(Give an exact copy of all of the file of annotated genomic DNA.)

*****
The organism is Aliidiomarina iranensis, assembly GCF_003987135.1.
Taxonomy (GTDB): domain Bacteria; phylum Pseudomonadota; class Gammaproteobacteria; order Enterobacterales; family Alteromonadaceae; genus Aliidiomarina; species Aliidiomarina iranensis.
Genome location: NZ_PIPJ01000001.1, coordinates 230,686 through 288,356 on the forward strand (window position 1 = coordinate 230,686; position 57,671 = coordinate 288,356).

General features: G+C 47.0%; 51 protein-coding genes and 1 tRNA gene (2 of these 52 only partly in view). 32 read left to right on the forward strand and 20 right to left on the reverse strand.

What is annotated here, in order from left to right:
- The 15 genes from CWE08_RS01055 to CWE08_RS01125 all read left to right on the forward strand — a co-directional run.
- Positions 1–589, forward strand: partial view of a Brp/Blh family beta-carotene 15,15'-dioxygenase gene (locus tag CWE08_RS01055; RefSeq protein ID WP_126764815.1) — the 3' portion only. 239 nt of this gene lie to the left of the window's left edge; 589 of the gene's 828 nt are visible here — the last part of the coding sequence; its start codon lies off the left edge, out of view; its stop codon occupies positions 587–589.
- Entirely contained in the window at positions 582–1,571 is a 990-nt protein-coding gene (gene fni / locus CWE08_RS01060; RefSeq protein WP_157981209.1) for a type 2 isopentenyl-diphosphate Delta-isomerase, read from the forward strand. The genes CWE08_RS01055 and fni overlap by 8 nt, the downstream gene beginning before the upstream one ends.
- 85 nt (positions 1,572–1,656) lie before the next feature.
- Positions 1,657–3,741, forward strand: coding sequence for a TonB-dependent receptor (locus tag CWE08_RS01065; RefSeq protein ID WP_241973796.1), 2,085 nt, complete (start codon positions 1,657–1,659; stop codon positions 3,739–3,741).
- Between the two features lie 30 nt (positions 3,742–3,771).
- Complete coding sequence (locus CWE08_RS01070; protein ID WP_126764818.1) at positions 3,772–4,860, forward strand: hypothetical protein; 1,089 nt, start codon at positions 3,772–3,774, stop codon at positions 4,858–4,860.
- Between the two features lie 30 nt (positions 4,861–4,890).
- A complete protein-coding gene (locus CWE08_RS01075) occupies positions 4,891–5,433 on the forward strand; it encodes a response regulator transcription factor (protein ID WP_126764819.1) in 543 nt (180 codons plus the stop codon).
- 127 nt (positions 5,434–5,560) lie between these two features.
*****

The organism is Aliidiomarina iranensis, assembly GCF_003987135.1.
Taxonomy (GTDB): domain Bacteria; phylum Pseudomonadota; class Gammaproteobacteria; order Enterobacterales; family Alteromonadaceae; genus Aliidiomarina; species Aliidiomarina iranensis.
Genome location: NZ_PIPJ01000001.1, coordinates 230,686 through 288,356 on the forward strand (window position 1 = coordinate 230,686; position 57,671 = coordinate 288,356).

General features: G+C 47.0%; 51 protein-coding genes and 1 tRNA gene (2 of these 52 only partly in view). 32 read left to right on the forward strand and 20 right to left on the reverse strand.

What is annotated here, in order from left to right:
- The 15 genes from CWE08_RS01055 to CWE08_RS01125 all read left to right on the forward strand — a co-directional run.
- Positions 1–589, forward strand: partial view of a Brp/Blh family beta-carotene 15,15'-dioxygenase gene (locus tag CWE08_RS01055; RefSeq protein ID WP_126764815.1) — the 3' portion only. 239 nt of this gene lie to the left of the window's left edge; 589 of the gene's 828 nt are visible here — the last part of the coding sequence; its start codon lies off the left edge, out of view; its stop codon occupies positions 587–589.
- Entirely contained in the window at positions 582–1,571 is a 990-nt protein-coding gene (gene fni / locus CWE08_RS01060; RefSeq protein WP_157981209.1) for a type 2 isopentenyl-diphosphate Delta-isomerase, read from the forward strand. The genes CWE08_RS01055 and fni overlap by 8 nt, the downstream gene beginning before the upstream one ends.
- 85 nt (positions 1,572–1,656) lie before the next feature.
- Positions 1,657–3,741, forward strand: coding sequence for a TonB-dependent receptor (locus tag CWE08_RS01065; RefSeq protein ID WP_241973796.1), 2,085 nt, complete (start codon positions 1,657–1,659; stop codon positions 3,739–3,741).
- Between the two features lie 30 nt (positions 3,742–3,771).
- Complete coding sequence (locus CWE08_RS01070; protein ID WP_126764818.1) at positions 3,772–4,860, forward strand: hypothetical protein; 1,089 nt, start codon at positions 3,772–3,774, stop codon at positions 4,858–4,860.
- Between the two features lie 30 nt (positions 4,861–4,890).
- A complete protein-coding gene (locus CWE08_RS01075) occupies positions 4,891–5,433 on the forward strand; it encodes a response regulator transcription factor (protein ID WP_126764819.1) in 543 nt (180 codons plus the stop codon).
- 127 nt (positions 5,434–5,560) lie between these two features.